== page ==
Problem Drinking

Alcohol is one of the most widely used, and also abused drugs in the world. When taken in strict moderation, drinking is relatively benign and may even offer a number of health benefits, such as reducing the risk of heart disease. But when abused, alcohol has the power to wreak havoc on all the body’s major organs as well as create a number of difficulties in the life a person addicted to alcohol. There were approximately 75,000 alcohol-related fatalities in the US in 2012 alone. If you’re concerned about your health or the problems caused in your life by drinking, it may be time to consider either quitting drinking or attempting moderation…

Moderation is an attempt to reduce alcohol consumption to a rate that does not interfere with your life or put you at risk for major health complications. It is a popular first choice for people who decide they need to change their drinking, but it is certainly not the best option for everyone as many find it difficult to sustain. The amount of drinking implied by moderation may be different for everyone. There are different guidelines for what constitutes moderate drinking available, which typically vary by country to country, but the ultimate goal is to find an amount that doesn’t cause problems for your life, mind or body. It is recommended that before attempting moderation you attempt a period of abstinence of at least one month.

If your drinking is very heavy, and/or has been daily over months or years you may experience withdrawal symptoms upon drastically changing your intake. Many people who quit drinking or attempt moderation begin by tapering down to a manageable level over several weeks to avoid significant withdrawal. If in reducing your intake you experience symptoms such as tremors, hallucinations, confusion, changes in heart rate or a seizure it’s important to seek medical attention immediately as these could be signs of a potentially fatal form of withdrawal known as delirium tremens, which can be managed with early pharmacological intervention.

When moderating your drinking, there are some helpful hints you should keep in mind to reduce the chances of going overboard:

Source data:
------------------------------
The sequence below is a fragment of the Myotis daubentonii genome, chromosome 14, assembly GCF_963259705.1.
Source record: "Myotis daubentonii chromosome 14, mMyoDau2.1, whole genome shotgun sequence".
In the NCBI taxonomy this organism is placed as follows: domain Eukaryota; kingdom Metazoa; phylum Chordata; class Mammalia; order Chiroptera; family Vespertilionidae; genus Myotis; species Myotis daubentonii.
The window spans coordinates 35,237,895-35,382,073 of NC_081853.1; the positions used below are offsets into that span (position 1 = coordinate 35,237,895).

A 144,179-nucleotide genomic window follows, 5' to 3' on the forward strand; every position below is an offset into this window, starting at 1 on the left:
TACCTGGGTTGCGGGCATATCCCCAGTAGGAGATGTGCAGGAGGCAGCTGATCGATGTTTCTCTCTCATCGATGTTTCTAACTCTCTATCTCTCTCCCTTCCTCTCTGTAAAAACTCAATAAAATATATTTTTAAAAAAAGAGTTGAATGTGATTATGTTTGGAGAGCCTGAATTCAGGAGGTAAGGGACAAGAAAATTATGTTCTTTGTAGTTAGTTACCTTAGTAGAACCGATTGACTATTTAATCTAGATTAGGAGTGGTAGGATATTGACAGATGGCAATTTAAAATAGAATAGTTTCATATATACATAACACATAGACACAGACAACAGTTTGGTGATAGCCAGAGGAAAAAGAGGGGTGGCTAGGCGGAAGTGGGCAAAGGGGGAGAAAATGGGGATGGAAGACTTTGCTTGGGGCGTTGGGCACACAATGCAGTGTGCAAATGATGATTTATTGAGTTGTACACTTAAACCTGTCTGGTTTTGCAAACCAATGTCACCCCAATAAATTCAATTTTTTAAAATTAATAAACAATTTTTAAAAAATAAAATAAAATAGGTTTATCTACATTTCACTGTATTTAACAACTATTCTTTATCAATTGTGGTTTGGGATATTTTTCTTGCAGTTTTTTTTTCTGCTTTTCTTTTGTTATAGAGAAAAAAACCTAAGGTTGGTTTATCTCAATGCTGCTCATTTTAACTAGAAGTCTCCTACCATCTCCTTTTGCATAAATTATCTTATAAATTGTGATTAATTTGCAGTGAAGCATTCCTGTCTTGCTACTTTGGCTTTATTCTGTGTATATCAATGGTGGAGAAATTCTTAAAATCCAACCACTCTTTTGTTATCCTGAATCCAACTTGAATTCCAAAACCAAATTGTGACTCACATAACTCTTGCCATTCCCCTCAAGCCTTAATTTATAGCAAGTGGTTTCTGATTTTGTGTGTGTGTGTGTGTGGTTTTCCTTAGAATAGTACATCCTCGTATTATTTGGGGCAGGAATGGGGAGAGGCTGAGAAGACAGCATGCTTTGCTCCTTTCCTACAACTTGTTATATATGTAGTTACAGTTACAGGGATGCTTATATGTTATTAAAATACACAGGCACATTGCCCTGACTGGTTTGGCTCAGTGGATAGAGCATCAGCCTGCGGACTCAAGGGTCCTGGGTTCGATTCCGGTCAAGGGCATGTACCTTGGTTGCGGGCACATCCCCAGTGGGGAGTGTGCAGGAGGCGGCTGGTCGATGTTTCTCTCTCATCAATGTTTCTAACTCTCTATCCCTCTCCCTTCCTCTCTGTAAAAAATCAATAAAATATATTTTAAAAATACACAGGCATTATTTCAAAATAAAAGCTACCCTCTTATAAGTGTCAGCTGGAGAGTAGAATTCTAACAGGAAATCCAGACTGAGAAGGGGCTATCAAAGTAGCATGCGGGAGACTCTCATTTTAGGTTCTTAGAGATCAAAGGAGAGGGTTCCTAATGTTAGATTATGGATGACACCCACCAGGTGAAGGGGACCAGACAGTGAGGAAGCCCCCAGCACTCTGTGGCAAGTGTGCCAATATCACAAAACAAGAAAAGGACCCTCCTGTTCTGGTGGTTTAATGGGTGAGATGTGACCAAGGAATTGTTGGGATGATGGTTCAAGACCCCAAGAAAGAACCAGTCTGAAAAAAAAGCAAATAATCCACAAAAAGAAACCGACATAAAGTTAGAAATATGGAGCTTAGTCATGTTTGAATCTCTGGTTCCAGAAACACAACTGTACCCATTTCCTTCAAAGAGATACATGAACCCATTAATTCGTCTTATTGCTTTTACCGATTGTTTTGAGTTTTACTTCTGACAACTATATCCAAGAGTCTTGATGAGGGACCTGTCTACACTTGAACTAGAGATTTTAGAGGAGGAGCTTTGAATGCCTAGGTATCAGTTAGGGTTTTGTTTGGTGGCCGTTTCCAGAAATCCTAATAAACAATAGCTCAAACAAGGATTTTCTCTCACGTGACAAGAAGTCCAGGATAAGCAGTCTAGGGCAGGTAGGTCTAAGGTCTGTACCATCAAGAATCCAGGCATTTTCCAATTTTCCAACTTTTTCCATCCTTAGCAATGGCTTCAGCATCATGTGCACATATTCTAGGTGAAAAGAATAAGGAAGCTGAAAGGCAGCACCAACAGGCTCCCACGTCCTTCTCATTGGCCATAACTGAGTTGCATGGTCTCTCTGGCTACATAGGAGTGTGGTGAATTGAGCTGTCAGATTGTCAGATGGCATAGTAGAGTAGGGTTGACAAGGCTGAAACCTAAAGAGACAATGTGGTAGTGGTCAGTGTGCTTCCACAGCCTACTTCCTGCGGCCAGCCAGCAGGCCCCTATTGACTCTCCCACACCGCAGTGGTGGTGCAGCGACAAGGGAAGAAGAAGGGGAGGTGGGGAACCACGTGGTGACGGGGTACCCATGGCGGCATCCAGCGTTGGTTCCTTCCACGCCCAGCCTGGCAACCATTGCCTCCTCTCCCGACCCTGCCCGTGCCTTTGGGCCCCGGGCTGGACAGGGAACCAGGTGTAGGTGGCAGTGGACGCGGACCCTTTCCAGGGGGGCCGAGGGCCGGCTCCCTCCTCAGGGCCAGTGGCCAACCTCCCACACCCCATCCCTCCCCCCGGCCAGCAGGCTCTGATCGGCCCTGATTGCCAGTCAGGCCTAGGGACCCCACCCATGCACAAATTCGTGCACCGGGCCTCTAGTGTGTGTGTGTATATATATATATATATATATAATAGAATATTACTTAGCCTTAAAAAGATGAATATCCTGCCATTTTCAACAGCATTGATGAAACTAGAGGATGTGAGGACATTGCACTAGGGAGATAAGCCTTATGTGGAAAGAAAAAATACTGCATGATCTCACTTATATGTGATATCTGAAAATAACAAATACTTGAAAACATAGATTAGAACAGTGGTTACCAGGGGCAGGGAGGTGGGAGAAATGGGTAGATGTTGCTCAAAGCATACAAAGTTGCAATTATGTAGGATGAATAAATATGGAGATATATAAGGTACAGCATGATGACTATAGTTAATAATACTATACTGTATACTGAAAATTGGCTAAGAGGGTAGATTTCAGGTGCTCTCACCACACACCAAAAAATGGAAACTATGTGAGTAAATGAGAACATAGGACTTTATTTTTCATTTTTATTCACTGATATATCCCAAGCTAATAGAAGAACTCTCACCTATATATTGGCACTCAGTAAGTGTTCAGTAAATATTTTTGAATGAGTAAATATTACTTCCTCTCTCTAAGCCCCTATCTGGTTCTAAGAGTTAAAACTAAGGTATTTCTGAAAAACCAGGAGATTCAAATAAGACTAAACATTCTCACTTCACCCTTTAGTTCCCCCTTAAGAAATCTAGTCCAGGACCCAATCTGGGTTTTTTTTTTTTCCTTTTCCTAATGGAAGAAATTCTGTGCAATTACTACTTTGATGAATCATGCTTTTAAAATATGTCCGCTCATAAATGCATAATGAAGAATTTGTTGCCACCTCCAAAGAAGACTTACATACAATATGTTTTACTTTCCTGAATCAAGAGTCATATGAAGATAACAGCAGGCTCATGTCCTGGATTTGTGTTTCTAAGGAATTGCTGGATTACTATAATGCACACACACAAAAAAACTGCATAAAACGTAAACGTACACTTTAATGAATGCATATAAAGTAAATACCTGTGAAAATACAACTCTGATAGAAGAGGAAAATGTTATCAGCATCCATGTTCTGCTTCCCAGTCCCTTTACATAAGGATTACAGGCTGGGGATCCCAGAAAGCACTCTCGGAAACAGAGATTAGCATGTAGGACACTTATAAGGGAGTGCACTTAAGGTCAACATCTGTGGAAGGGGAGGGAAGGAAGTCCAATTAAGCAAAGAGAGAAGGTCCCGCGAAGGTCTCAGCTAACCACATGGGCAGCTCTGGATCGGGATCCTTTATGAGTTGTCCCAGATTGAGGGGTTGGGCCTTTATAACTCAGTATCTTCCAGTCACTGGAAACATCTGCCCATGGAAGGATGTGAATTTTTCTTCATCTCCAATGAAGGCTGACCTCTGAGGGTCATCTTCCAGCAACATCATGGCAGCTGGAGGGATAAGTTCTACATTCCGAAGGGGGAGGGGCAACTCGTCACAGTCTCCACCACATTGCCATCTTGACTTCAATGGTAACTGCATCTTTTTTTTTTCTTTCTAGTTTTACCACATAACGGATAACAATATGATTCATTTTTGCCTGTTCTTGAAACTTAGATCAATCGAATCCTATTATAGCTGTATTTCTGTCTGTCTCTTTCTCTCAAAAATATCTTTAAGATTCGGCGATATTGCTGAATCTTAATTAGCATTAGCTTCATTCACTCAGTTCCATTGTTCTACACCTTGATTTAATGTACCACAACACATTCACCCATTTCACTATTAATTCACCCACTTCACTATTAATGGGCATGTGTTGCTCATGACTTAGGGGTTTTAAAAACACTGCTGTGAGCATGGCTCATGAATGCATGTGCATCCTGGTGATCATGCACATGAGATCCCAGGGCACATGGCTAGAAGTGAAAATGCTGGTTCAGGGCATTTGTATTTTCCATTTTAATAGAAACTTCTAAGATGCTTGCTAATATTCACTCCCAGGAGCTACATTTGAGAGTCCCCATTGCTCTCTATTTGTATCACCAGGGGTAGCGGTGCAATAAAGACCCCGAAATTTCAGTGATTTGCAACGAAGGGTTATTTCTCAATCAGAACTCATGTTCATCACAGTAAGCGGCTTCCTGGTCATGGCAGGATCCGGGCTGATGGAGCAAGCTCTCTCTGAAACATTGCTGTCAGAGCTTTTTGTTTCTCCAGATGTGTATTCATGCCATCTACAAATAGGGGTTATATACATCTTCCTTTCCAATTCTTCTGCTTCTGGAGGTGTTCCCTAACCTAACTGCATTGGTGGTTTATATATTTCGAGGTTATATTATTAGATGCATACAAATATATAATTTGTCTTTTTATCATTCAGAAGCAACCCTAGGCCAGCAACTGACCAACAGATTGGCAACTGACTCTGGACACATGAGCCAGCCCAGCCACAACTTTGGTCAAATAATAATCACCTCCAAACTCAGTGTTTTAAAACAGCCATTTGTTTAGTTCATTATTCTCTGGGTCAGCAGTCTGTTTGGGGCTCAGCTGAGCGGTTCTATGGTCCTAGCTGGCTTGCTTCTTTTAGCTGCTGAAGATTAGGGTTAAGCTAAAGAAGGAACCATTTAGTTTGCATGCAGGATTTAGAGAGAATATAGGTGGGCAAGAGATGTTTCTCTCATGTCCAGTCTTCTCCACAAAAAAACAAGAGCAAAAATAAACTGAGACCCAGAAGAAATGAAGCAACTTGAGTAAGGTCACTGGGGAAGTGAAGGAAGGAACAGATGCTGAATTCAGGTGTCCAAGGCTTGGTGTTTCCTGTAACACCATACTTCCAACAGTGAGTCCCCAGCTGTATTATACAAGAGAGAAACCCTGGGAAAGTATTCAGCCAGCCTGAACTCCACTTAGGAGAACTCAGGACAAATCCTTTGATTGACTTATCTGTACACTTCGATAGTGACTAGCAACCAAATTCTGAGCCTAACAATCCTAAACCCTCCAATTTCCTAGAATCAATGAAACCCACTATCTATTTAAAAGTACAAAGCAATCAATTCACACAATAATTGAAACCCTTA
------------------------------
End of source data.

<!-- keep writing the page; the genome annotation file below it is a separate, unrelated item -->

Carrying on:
- Try to eat before or during a drinking session. This reduces the rate at which alcohol enters the blood stream.

- If going out, only take with you a certain amount of money and leave credit or debit cards at home.

- Drink water before alcohol to avoid drinking too fast due to thirst.

- Choose lower alcohol by volume drinks, or upgrade yourself to something more expensive. Cheap, strong booze lends itself to excessive consumption.

- Try to avoid events where drinking is the main focus.

- Try to have something to do the morning after as motivation to take it easy.

- Avoid shots.

- Don’t keep a glass in your hand all night. Set it down.

- Be prepared with an excuse for anyone who may try to encourage you to drink in excess of your limits.

- Remember that nobody has ever woken up regretting how little they drank the night before.


If your drinking is affecting your life in a way that’s becoming more than a minor concern, or if you have struggled with moderation in the past, you may truly be addicted to alcohol and abstinence may be a better goal. It may be best to begin by writing a list of all the reasons alcohol is making life difficult and your motivations for giving it up. Afterward, it’s important to determine your individual triggers for excessive drinking. Do you go overboard in the company of certain friends? When you’re stressed? When you’re alone? Depending on the individual reasons you establish, you will need to take time to develop strategies for dealing with each trigger. Make an effort to discover interests and hobbies that don’t involve alcohol and incorporate them into your life. Boredom is a common trigger for relapse. No matter what, focus only on avoiding alcohol on the day at hand. Worrying about the future today can make the task seem daunting and insurmountable.

Many people abstaining from alcohol prefer to seek the help of a support group or therapist. Your physician should be able to provide you with information on either, and the internet is also an excellent resource for finding local recovery groups. In addition to Alcoholics Anonymous, other popular organizations include Rational Recovery, SMART, and LifeRing. There are even a number of online forums dedicated to recovery if group therapy doesn’t fit your needs. Try a number of groups and find what works best for you.

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